Sonja Lyubomirsky: What Does Science Have To Do With Happiness?

Updated August 17, 2022 by BetterHelp Editorial Team

We Sometimes Don't Completely Understand Our Emotions

It's human nature to want happiness. When we aren't happy, we may look for happiness from some of the strangest sources. Addictions, affairs, and overspending are just a few of the ways we try to find this seemingly rare commodity. What does happiness mean, anyway? Can you choose to be happy? What can you do to make your happiness last? Sonja Lyubomirsky has been studying happiness for years, and her answers to these questions are nothing short of fascinating.

Who Is Sonja Lyubomirsky?

Professor of psychology Sonja Lyubomirsky is a social psychologist, researcher and educator at the University of California, Riverside. Her specialty is positive psychology with a focus on the science of happiness. Lyubomirsky is considered a top researcher in the field of human happiness. She's also an associate editor of the Journal of Positive Psychology. Also, Lyubomirsky has a Psychology Today blog called 'How of Happiness: The scientific pursuit of happiness,' in which she regularly discusses new research on the subject. You can read more about this research on Sonja Lyubomirsky’s official site.

What Is Happiness?

Before researchers could study happiness, they had to come up with an exact definition of what happiness is. Lyubomirsky defines happiness as 'joy, contentment, or positive well-being, combined with a sense that one's life is good, meaningful, and worthwhile.'

As a basis for study, Lyubomirsky used a more exact definition of happy people. Happy people are those who often feel positive emotions like joy, pride, and interest. These people do feel negative emotions like sadness, anxiety, and anger, but only rarely.

Does Happiness Have Benefits Beyond A Good Feeling?

It feels wonderful to be happy, of course, but happiness has many other benefits as well. In 2005, Lyubomirsky did a review of the literature on happiness to find out what those benefits were shown to be.

Lyubomirsky's study of the benefits of happiness revealed that people who were happy more often were also more successful at work and in relationships. They were healthier, too, and practiced healthier behaviors.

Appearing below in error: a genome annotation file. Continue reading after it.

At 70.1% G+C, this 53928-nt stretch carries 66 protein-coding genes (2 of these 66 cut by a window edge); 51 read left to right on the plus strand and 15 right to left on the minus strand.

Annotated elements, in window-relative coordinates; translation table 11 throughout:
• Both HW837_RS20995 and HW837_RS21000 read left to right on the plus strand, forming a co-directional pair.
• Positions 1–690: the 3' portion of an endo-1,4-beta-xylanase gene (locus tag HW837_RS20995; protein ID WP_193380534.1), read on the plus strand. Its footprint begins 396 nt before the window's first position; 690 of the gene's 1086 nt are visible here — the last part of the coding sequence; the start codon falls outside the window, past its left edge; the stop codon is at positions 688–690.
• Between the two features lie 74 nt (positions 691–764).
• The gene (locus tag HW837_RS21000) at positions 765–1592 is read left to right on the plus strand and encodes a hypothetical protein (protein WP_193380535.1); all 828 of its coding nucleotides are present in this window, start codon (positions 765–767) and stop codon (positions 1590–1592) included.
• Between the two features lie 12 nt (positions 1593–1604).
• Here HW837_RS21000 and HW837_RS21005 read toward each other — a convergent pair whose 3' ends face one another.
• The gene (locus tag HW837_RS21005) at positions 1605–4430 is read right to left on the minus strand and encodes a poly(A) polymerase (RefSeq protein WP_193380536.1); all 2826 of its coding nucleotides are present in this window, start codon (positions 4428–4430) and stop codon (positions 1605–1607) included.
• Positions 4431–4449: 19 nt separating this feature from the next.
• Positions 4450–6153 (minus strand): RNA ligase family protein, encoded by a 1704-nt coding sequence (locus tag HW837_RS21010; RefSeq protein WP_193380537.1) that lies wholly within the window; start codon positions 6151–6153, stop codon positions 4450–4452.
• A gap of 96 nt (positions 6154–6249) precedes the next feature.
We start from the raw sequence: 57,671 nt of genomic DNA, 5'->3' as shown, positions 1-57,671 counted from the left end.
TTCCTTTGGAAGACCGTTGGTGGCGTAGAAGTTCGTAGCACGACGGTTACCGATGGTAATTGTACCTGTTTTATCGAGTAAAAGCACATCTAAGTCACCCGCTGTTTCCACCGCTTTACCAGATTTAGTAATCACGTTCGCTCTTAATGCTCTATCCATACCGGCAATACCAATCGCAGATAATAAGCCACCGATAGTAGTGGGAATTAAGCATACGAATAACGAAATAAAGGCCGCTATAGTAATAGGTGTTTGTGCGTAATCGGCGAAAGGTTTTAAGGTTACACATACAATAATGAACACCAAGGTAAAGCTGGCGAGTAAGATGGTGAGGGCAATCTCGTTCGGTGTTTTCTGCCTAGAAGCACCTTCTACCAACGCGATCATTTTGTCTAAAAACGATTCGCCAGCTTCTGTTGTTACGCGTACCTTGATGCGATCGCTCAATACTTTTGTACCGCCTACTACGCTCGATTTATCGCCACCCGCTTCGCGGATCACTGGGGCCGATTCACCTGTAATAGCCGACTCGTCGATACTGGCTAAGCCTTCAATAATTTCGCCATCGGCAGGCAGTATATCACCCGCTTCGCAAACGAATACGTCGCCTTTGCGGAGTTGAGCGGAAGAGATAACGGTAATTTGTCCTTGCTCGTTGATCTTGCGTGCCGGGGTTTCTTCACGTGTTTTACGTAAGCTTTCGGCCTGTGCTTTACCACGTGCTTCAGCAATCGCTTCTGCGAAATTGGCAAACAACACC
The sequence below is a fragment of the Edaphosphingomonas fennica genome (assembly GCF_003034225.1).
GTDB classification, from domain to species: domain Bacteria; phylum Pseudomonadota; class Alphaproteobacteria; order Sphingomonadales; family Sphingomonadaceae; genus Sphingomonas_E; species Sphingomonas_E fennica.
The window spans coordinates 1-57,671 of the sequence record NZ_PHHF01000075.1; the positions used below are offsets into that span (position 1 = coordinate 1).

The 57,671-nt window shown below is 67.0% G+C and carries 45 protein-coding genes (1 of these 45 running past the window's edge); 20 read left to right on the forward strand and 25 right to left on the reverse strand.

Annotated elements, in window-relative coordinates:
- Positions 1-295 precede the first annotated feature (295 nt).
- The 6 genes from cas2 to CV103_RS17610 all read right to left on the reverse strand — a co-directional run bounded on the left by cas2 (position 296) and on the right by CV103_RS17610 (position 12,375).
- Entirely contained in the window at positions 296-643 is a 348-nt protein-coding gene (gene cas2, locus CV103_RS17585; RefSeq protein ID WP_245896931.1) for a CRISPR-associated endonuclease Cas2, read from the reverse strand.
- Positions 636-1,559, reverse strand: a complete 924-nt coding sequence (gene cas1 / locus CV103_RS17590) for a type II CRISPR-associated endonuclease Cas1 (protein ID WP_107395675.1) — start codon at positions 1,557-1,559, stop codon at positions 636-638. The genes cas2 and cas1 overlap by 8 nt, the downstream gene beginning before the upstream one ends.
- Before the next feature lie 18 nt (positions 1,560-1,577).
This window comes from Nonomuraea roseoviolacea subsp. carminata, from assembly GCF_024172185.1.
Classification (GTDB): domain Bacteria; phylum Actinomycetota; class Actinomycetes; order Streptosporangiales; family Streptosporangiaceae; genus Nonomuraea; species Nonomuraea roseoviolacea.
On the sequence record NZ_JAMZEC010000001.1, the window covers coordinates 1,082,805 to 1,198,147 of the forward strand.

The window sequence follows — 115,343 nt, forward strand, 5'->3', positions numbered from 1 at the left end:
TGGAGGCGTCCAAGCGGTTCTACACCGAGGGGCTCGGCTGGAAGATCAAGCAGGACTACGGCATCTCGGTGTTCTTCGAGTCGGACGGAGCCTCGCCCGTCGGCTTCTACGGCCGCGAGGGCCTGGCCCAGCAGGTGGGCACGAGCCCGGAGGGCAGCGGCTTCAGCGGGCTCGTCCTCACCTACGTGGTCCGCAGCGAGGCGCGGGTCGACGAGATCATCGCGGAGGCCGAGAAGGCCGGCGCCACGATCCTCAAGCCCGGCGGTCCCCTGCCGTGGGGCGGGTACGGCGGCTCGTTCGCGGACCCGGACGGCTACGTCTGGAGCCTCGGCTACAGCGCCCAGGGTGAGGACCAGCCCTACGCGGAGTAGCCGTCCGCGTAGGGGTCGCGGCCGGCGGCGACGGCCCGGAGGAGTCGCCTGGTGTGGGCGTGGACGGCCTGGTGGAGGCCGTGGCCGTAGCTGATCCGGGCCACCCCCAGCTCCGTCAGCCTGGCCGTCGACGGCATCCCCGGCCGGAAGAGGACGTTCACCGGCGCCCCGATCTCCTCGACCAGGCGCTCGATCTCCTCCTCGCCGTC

People who were happy in the long-term had more positive views of themselves and others. They were more sociable and enjoyed activities more. They were likable and cooperative. They were helpful, friendly and better at coping with problems that arose. They were also excellent problem-solvers and showed more creativity and flexibility.

Why Aren't I As Happy As Other People?

It's easy to assume that we know why others are happier than we are. We usually assume they have more things, more success, better relationships, and better health. Lyubomirsky suggests that these are the result of happiness, not its cause.

What Is The Subjective Happiness Scale?

To study happiness, Sonja Lyubomirsky developed a tool called the Subjective Happiness Scale. The scale measures your subjective feelings about how happy you are. The Subjective Happiness Scale is considered to have high validity for scientific research in answering this question for individuals.

If you want to be happier and have a better relationship with someone, positively acknowledge their success. Congratulate them and help them celebrate. When you do, you not only help them appreciate their life more, but you appreciate it more, too.

Hug More

Lyubomirsky talks about a Penn State study in which participants were asked to hug someone five times a day and record the details or read and record the details. Those who hugged more over the course of the 4-week research study were significantly happier than the control group. So, hug more to be happier. Give hugs and receive hugs every day.

Practice Mindfulness